To begin with, we need to create a database named "springbootcrud" in phpMyAdmin. You can create it either through a script or by using the UI. If you are comfortable with scripting, that could be a quicker and more efficient option. Alternatively, you can use the UI to manually create the database. Once the database has been created, we can proceed with the next steps.

CREATE DATABASE springbootcrud;

Firstly, navigate to `src/main/resources` directory and create the `application.properties` file which define properties to configure the connection to your MySQL database

server.port=8083

spring.datasource.url=jdbc:mysql://localhost:3306/springbootcrud?useSSL=false
spring.datasource.username=root
spring.datasource.password=
spring.datasource.driver-class-name=com.mysql.cj.jdbc.Driver

#  Use for communicating with a MySQL database
spring.jpa.properties.hibernate.dialect=org.hibernate.dialect.MySQL5InnoDBDialect

# This is one of behavior of Hibernate and automatically update the database schema based on any
# changes to the entity classes
spring.jpa.hibernate.auto-ddl=update

spring.jpa.show-sql=true
spring.jpa.properties.hibernate.format_sql=true

You can leverage the `SampleDataJpaApplication.java` class in your Spring Boot application to establish a connection to a MySQL database and check configuration.

package com.flagtick;

import org.springframework.boot.autoconfigure.SpringBootApplication;
import org.springframework.jdbc.datasource.DriverManagerDataSource;

import javax.sql.DataSource;

@SpringBootApplication
public class App 
{
    public static void main( String[] args )
    {
        // create data source
        DriverManagerDataSource dataSource = new DriverManagerDataSource();
        dataSource.setDriverClassName("com.mysql.cj.jdbc.Driver");
        dataSource.setUrl("jdbc:mysql://localhost:3306/tkeyltdr_blog");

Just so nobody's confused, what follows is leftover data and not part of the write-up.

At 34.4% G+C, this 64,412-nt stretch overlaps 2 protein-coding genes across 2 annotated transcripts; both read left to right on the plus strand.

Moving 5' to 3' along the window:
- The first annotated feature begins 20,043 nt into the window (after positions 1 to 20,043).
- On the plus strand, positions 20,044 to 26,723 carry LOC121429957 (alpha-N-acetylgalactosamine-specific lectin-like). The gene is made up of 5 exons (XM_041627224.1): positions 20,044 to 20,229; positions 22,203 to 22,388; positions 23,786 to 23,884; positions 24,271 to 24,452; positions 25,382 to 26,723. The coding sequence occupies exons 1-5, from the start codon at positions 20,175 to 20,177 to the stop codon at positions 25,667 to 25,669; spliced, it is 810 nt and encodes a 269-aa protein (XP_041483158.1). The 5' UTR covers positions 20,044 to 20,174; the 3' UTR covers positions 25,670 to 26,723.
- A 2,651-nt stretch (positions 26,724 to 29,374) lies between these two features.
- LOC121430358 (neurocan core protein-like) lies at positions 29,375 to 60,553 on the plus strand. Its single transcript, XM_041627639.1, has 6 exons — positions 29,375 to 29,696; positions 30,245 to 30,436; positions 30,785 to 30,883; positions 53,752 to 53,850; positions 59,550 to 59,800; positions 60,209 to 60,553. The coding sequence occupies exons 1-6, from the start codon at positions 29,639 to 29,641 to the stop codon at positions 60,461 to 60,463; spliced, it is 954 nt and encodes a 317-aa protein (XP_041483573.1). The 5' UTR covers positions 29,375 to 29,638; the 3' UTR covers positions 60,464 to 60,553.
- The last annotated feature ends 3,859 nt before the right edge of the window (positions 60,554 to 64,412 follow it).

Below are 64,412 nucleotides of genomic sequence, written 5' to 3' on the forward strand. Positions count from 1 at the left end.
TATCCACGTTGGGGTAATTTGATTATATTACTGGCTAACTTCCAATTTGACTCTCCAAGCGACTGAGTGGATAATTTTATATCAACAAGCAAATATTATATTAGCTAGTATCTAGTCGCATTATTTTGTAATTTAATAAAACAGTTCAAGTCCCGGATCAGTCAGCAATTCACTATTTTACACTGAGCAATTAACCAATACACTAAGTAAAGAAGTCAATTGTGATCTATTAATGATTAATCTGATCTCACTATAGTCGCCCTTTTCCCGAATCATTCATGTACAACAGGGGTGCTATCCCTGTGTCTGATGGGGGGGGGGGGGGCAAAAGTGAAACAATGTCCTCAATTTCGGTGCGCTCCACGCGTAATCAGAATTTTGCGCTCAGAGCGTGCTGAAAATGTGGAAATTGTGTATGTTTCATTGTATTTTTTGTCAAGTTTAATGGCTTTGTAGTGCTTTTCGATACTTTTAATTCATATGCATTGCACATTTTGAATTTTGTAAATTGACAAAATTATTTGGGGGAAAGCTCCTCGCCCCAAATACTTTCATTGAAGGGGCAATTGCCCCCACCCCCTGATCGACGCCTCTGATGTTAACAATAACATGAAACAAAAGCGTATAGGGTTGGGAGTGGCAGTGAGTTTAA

dataSource.setUsername("root");
        dataSource.setPassword("");

        // get connection
        try {
            DataSource ds = dataSource;
            ds.getConnection();
            System.out.println("Connection successful!");
        } catch (Exception e) {
            System.out.println("Error: " + e.getMessage());
        }
    }
}

Once you have written the necessary code to test your database connection, you can run the `App.main()` method in your Spring Boot application. This will trigger the code you have written, and you will be able to observe any output generated by `System.out.println()` in the console of your IntelliJ IDE.

10:08:42.577 [main] DEBUG org.springframework.jdbc.datasource.DriverManagerDataSource - Loaded JDBC driver: com.mysql.cj.jdbc.Driver
10:08:42.577 [main] DEBUG org.springframework.jdbc.datasource.DriverManagerDataSource - Creating new JDBC DriverManager Connection to [jdbc:mysql://localhost:3306/tkeyltdr_blog]
Connection successful!

Process finished with exit code 0

You can replace `System.out.println()` with Log4j2 to log information, warnings, and errors generated by your Spring Boot application. This will allow you to observe these events and analyze them more effectively.

1. Add the log4j2 dependency to your `pom.xml` file:

<dependency>
  <groupId>org.apache.logging.log4j</groupId>
  <artifactId>log4j-core</artifactId>
  <version>2.17.1</version>
</dependency>

2. Create a log4j2 configuration file named `log4j2.xml` in the `src/main/resources` directory of your project:

<?xml version="1.0" encoding="UTF-8"?>
<Configuration>
    <Appenders>
        <Console name="ConsoleAppender" target="SYSTEM_OUT">
            <PatternLayout pattern="%d{HH:mm:ss.SSS} [%t] %-5level %logger{36} - %msg%n"/>
        </Console>
    </Appenders>
    <Loggers>
        <Root level="info">
            <AppenderRef ref="ConsoleAppender"/>